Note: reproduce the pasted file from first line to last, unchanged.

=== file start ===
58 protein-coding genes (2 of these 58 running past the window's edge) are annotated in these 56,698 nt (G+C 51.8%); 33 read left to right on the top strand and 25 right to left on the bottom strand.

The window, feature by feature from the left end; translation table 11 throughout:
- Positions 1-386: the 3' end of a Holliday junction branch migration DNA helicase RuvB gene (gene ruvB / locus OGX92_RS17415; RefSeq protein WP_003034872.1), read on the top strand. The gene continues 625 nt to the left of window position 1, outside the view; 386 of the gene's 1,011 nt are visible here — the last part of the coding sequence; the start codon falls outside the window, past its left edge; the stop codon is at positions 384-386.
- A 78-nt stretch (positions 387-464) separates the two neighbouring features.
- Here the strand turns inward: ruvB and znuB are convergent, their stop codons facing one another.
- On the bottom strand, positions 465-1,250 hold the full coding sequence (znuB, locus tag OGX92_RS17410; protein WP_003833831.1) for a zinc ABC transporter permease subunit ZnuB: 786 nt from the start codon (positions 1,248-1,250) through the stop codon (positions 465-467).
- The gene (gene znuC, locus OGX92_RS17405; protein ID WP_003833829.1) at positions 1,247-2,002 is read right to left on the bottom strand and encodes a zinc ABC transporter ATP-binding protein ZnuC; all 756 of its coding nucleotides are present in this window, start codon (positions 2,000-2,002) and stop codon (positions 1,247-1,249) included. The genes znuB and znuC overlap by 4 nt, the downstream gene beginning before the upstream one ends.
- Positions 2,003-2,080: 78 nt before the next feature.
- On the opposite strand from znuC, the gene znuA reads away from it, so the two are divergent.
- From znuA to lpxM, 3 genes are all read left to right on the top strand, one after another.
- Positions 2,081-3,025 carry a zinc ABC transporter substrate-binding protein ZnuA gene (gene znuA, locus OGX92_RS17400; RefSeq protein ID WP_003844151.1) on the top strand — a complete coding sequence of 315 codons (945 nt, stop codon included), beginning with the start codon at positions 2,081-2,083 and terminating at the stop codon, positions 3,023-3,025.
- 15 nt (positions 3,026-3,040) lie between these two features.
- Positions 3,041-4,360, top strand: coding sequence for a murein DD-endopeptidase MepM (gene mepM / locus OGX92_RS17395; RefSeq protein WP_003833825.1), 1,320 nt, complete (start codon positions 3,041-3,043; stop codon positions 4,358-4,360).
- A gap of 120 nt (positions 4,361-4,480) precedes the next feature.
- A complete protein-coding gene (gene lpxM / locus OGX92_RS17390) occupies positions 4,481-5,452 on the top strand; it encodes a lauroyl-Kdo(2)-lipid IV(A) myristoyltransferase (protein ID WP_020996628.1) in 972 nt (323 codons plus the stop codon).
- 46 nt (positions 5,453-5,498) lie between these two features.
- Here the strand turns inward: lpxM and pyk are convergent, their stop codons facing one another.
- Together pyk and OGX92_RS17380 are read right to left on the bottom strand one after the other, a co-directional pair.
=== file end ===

58 protein-coding genes (2 of these 58 running past the window's edge) are annotated in these 56,698 nt (G+C 51.8%); 33 read left to right on the top strand and 25 right to left on the bottom strand.

The window, feature by feature from the left end; translation table 11 throughout:
- Positions 1-386: the 3' end of a Holliday junction branch migration DNA helicase RuvB gene (gene ruvB / locus OGX92_RS17415; RefSeq protein WP_003034872.1), read on the top strand. The gene continues 625 nt to the left of window position 1, outside the view; 386 of the gene's 1,011 nt are visible here — the last part of the coding sequence; the start codon falls outside the window, past its left edge; the stop codon is at positions 384-386.
- A 78-nt stretch (positions 387-464) separates the two neighbouring features.
- Here the strand turns inward: ruvB and znuB are convergent, their stop codons facing one another.
- On the bottom strand, positions 465-1,250 hold the full coding sequence (znuB, locus tag OGX92_RS17410; protein WP_003833831.1) for a zinc ABC transporter permease subunit ZnuB: 786 nt from the start codon (positions 1,248-1,250) through the stop codon (positions 465-467).
- The gene (gene znuC, locus OGX92_RS17405; protein ID WP_003833829.1) at positions 1,247-2,002 is read right to left on the bottom strand and encodes a zinc ABC transporter ATP-binding protein ZnuC; all 756 of its coding nucleotides are present in this window, start codon (positions 2,000-2,002) and stop codon (positions 1,247-1,249) included. The genes znuB and znuC overlap by 4 nt, the downstream gene beginning before the upstream one ends.
- Positions 2,003-2,080: 78 nt before the next feature.
- On the opposite strand from znuC, the gene znuA reads away from it, so the two are divergent.
- From znuA to lpxM, 3 genes are all read left to right on the top strand, one after another.
- Positions 2,081-3,025 carry a zinc ABC transporter substrate-binding protein ZnuA gene (gene znuA, locus OGX92_RS17400; RefSeq protein ID WP_003844151.1) on the top strand — a complete coding sequence of 315 codons (945 nt, stop codon included), beginning with the start codon at positions 2,081-2,083 and terminating at the stop codon, positions 3,023-3,025.
- 15 nt (positions 3,026-3,040) lie between these two features.
- Positions 3,041-4,360, top strand: coding sequence for a murein DD-endopeptidase MepM (gene mepM / locus OGX92_RS17395; RefSeq protein WP_003833825.1), 1,320 nt, complete (start codon positions 3,041-3,043; stop codon positions 4,358-4,360).
- A gap of 120 nt (positions 4,361-4,480) precedes the next feature.
- A complete protein-coding gene (gene lpxM / locus OGX92_RS17390) occupies positions 4,481-5,452 on the top strand; it encodes a lauroyl-Kdo(2)-lipid IV(A) myristoyltransferase (protein ID WP_020996628.1) in 972 nt (323 codons plus the stop codon).
- 46 nt (positions 5,453-5,498) lie between these two features.
- Here the strand turns inward: lpxM and pyk are convergent, their stop codons facing one another.
- Together pyk and OGX92_RS17380 are read right to left on the bottom strand one after the other, a co-directional pair.